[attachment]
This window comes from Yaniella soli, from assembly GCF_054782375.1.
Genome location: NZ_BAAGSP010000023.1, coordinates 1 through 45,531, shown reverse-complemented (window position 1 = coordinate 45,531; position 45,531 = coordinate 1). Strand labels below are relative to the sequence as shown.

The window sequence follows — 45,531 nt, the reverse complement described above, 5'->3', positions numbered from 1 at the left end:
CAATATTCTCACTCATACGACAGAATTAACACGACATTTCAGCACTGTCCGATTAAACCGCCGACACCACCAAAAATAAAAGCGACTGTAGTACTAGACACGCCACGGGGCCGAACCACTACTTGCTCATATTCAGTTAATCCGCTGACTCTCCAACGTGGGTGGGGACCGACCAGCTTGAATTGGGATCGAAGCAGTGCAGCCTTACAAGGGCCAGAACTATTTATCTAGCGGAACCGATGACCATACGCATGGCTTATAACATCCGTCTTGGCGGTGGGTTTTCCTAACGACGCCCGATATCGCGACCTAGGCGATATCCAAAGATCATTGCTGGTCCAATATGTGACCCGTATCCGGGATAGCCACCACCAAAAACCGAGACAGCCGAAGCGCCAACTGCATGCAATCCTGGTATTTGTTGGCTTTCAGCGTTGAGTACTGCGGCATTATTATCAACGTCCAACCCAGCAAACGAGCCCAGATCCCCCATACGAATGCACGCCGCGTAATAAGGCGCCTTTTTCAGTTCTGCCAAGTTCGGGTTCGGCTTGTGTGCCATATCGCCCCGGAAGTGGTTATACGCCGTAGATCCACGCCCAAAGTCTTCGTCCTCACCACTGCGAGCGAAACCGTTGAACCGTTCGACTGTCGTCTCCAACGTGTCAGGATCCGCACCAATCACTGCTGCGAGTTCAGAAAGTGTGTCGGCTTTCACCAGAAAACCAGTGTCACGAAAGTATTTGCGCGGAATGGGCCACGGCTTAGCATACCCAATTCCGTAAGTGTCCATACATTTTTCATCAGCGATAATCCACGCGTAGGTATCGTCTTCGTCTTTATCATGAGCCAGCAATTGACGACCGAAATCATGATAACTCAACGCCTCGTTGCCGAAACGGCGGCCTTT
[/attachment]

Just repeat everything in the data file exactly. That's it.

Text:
This window comes from Yaniella soli, from assembly GCF_054782375.1.
Genome location: NZ_BAAGSP010000023.1, coordinates 1 through 45,531, shown reverse-complemented (window position 1 = coordinate 45,531; position 45,531 = coordinate 1). Strand labels below are relative to the sequence as shown.

The window sequence follows — 45,531 nt, the reverse complement described above, 5'->3', positions numbered from 1 at the left end:
CAATATTCTCACTCATACGACAGAATTAACACGACATTTCAGCACTGTCCGATTAAACCGCCGACACCACCAAAAATAAAAGCGACTGTAGTACTAGACACGCCACGGGGCCGAACCACTACTTGCTCATATTCAGTTAATCCGCTGACTCTCCAACGTGGGTGGGGACCGACCAGCTTGAATTGGGATCGAAGCAGTGCAGCCTTACAAGGGCCAGAACTATTTATCTAGCGGAACCGATGACCATACGCATGGCTTATAACATCCGTCTTGGCGGTGGGTTTTCCTAACGACGCCCGATATCGCGACCTAGGCGATATCCAAAGATCATTGCTGGTCCAATATGTGACCCGTATCCGGGATAGCCACCACCAAAAACCGAGACAGCCGAAGCGCCAACTGCATGCAATCCTGGTATTTGTTGGCTTTCAGCGTTGAGTACTGCGGCATTATTATCAACGTCCAACCCAGCAAACGAGCCCAGATCCCCCATACGAATGCACGCCGCGTAATAAGGCGCCTTTTTCAGTTCTGCCAAGTTCGGGTTCGGCTTGTGTGCCATATCGCCCCGGAAGTGGTTATACGCCGTAGATCCACGCCCAAAGTCTTCGTCCTCACCACTGCGAGCGAAACCGTTGAACCGTTCGACTGTCGTCTCCAACGTGTCAGGATCCGCACCAATCACTGCTGCGAGTTCAGAAAGTGTGTCGGCTTTCACCAGAAAACCAGTGTCACGAAAGTATTTGCGCGGAATGGGCCACGGCTTAGCATACCCAATTCCGTAAGTGTCCATACATTTTTCATCAGCGATAATCCACGCGTAGGTATCGTCTTCGTCTTTATCATGAGCCAGCAATTGACGACCGAAATCATGATAACTCAACGCCTCGTTGCCGAAACGGCGGCCTTT